The darker end of the spectrum
Over the last two years I've come to the conclusion that hikikomori are not a unique group but rather towards the less functional end of a spectrum of young people unable to cope and adapt to societal changes due to globalization. Beyond hikikomori, on the extreme end of this spectrum of youth feeling alienated and lacking purpose are those who opt out of life completely, youth who commit suicide.
From the LA Times 12/14/01, Japan's Suicide Epidemic:
Japan's economic deterioration is damaging a lot more than balance sheets and bank statements. Extreme stress and mental instability are at record highs. About 425,000 people were treated for stress-related mental disorders last year. In 1998, when the economy started tanking, suicides jumped 25% to more than 30,000 and haven't declined. Suicides directly attributed to employment, personal debt and the economy now number 8,500 annually, up fourfold from a decade ago. Because of population changes, the mortality rate per 100,000 people has eased slightly.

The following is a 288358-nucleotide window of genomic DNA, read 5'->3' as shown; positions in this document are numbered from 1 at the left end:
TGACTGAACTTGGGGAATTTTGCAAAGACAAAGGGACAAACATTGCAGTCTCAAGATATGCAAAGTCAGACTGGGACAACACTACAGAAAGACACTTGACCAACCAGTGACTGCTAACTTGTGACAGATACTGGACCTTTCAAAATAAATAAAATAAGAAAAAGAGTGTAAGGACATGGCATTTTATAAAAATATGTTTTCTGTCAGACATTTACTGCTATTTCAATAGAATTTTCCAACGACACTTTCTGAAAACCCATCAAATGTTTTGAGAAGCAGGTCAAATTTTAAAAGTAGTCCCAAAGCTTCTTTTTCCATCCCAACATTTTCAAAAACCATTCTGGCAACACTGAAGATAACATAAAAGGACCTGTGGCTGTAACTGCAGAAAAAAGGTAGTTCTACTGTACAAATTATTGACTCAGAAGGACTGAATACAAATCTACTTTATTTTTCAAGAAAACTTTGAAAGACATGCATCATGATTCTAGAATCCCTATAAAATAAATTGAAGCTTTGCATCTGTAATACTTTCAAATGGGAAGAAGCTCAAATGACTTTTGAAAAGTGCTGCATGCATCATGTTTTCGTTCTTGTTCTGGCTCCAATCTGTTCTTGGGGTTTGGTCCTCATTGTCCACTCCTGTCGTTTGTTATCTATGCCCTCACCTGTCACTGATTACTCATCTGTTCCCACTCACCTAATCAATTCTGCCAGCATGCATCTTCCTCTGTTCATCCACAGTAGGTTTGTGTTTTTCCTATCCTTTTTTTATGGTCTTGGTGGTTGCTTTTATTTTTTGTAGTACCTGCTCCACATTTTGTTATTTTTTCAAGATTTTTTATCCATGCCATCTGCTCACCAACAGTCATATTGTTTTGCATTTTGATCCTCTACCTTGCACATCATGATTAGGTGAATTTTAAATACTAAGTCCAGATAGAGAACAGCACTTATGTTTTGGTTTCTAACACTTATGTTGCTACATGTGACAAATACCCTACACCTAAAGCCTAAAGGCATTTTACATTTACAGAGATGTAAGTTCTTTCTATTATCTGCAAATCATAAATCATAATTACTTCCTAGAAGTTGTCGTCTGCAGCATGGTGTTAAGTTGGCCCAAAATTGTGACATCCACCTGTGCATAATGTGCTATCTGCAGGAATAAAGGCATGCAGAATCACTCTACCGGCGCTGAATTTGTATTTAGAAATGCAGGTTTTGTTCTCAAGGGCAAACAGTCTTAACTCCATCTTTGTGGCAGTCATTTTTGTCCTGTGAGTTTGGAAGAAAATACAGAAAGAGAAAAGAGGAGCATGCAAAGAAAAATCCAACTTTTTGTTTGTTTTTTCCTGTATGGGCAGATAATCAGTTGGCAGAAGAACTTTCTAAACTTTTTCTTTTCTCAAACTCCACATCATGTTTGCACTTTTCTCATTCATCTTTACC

Mental health professionals say the actual number of stress-related illnesses may be much higher because psychological difficulties are often ignored or swept under the tatami mat in Japan, where depression is still viewed as a character flaw and treatment is inadequate.
"There's a very dark cloud hanging over Japanese society as more and more people lose their psychological signposts," said Dr. Yoshitomo Takahashi, a researcher with the Tokyo Institute of Psychiatry. "Mental illness still carries a lot of shame, so most people are referred only at the terminal stage. This makes our job very difficult."
Countries around the world have for decades lived with high unemployment and the social, economic and political costs it engenders. But in Japan, workers saw a job as an entitlement, and for years that was the case until Japan's economy faltered.
Companies began pruning payrolls, and the pain now is jolting the core of Japanese society: breadwinners in their 40s and 50s. This generation sacrificed almost everything for the company and now feels betrayed, isolated and worthless at being let go.
"Japan is suddenly waking up from a 56-year dream," said Hirotake Araya, general manager of Tokyo Shoko Research, a private data-collection company. "The end of lifetime employment is very difficult to accept, particularly for middle-aged people.